Tuesday, November 18, 2008

Kitzmiller and Roundy were founders of the Hudson chapter, LWV

Because the Hudson chapter of the League of Women Voters is celebrating its 7oth anniversary in December, they asked me to help research some of the charter members of the group founded in 1938. One look at the names told me that most of the women were associated with WRA either as staff, faculty wives, or as the mothers of WRA students. Helen Haldy Kitzmiller, who for many years was a Special Assistant to the Headmaster, came to Hudson in 1925 when her husband, Harrison, came to teach French and German at WRA. Both continued with the school for the next 30 years.

Helen Kitzmiller was a force for good in the community, and it is not a surprise that she would be the founding member of the LWV chapter. She had already helped the school recover some of its traditions by tracing down alumni and former faculty, and she had written a booklet published in 1926 at the time of the WRA centennial. In the 1930's she was responsible for the Garden Shows held at Cutler Hall and was involved with the founding of the Hudson Garden Club in 1933. When she launched the LWV chapter, she called on her colleagues here at the school and they responded readily. During World War II, Mrs. Kitz (as she was fondly called), was the one who initiated the people-to-people effort for the relief of Wester Soubourg, Holland, a town that had suffered when the dams were leveled by Allied bombers, and from which town the bell in our Chapel had been cast in 1611. Her determination to help our Dutch friends became a town-wide project, and after the War ended, there were still Wester Soubourg Days in Hudson to benefit the town. Eventually, she was invited to Holland to receive formal thanks from the town and its Mayor, and in 1955 she and her husband went there for the celebration. They continued their European trip by going to Germany, and then to Spain where Mrs. Kitz died unexpectedly in Barcelona in February, 1956. The Hudson Times commented that "Hudson has lost one her most devoted daughters." Mrs. Kitzmiller left a legacy to the LWV to support educational opportunities for its members, and that fund is still active today.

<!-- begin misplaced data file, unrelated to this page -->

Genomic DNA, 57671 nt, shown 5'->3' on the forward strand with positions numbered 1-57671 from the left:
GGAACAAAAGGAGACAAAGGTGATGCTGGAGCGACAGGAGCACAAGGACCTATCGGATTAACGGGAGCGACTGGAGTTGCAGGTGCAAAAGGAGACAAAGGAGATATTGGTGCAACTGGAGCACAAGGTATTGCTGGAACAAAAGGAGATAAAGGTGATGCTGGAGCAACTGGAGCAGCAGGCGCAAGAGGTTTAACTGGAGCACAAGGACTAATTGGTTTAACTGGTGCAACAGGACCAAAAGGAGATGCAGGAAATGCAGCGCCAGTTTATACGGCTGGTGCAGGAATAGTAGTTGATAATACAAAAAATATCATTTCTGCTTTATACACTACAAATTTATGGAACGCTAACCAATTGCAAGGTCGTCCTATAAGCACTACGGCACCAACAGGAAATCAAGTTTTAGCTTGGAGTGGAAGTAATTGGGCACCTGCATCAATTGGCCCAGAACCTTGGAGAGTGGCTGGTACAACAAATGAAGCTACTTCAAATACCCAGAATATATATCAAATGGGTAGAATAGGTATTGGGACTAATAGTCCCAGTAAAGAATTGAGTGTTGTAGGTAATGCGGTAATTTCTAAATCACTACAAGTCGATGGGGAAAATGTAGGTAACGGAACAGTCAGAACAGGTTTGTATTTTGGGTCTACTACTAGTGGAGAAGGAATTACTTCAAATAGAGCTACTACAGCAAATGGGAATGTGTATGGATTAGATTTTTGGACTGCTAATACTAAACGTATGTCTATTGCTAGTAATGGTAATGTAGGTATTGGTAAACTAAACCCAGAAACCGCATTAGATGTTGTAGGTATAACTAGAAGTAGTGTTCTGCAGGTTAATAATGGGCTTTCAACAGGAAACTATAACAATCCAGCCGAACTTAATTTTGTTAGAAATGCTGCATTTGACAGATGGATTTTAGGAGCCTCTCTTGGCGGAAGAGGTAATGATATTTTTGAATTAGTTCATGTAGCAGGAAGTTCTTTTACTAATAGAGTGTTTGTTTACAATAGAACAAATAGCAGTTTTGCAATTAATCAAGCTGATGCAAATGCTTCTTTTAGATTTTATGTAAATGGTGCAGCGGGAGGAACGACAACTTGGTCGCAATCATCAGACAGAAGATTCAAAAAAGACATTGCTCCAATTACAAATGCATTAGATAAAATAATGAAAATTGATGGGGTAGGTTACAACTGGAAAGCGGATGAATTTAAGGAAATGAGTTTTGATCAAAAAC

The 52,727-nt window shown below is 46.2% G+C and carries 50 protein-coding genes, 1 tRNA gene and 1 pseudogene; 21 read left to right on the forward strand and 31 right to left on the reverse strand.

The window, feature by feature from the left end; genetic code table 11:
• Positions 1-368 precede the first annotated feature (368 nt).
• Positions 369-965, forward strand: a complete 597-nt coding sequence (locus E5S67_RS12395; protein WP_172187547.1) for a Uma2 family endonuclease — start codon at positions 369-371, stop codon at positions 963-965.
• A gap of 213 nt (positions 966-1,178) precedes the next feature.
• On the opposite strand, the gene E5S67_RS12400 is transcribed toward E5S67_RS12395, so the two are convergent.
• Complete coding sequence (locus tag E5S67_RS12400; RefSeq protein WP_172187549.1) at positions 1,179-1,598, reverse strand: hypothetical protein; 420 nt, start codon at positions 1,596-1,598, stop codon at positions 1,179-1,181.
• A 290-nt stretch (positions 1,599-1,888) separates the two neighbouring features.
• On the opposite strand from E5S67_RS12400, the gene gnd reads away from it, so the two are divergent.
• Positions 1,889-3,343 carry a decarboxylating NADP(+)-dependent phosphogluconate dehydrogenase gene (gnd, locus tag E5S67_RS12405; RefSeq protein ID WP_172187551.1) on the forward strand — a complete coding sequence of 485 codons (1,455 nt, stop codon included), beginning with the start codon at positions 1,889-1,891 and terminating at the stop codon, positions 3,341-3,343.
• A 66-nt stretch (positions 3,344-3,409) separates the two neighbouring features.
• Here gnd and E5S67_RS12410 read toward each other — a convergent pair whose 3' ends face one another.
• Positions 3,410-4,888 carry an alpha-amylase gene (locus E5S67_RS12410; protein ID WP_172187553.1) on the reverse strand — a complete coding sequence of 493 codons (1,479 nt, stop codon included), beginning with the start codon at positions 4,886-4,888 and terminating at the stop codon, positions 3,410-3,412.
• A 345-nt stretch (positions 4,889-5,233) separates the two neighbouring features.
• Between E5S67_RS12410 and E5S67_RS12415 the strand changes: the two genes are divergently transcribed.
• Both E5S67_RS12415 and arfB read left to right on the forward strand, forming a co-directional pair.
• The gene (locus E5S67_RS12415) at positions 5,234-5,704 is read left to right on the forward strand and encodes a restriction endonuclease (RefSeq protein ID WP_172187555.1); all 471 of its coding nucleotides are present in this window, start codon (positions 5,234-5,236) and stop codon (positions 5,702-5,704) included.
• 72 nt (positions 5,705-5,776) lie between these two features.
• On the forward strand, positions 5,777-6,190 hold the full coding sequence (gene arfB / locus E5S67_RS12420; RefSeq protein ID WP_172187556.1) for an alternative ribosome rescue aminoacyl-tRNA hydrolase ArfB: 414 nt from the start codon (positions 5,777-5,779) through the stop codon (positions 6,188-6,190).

Elinor N. Roundy came to Hudson with her husband, Paul, in 1932, when he joined the WRA faculty as a teacher of History and English. A Vassar graduate, Elinor initially was another of the faculty wives living on campus, and in that capacity she became an early member of the Hudson Chapter LWV. But in 1949 she became the first woman faculty member since WRA had become an all-boys school in 1926. For the next 20 years, Elinor Roundy would more than hold her own among an all-male faculty. She was an outstanding English teacher and remembered fondly by many of her former students. She was recalled as "intelligent, thorough, and elegant, and intimidating." Elinor N. Roundy was also known for her wit, her beautiful parties, her sophistication and her laugh. She was also a great supporter of WRA's sports teams, always attended athletic events, and was even awarded a letter "R" for her intense loyalty. The Roundys retired to Bellows Falls, Vermont in 1970, and Elinor lived until 1987. The following year the school announced the creation of the Paul and Elinor Roundy Chair in History and Literature, funded by their grateful students.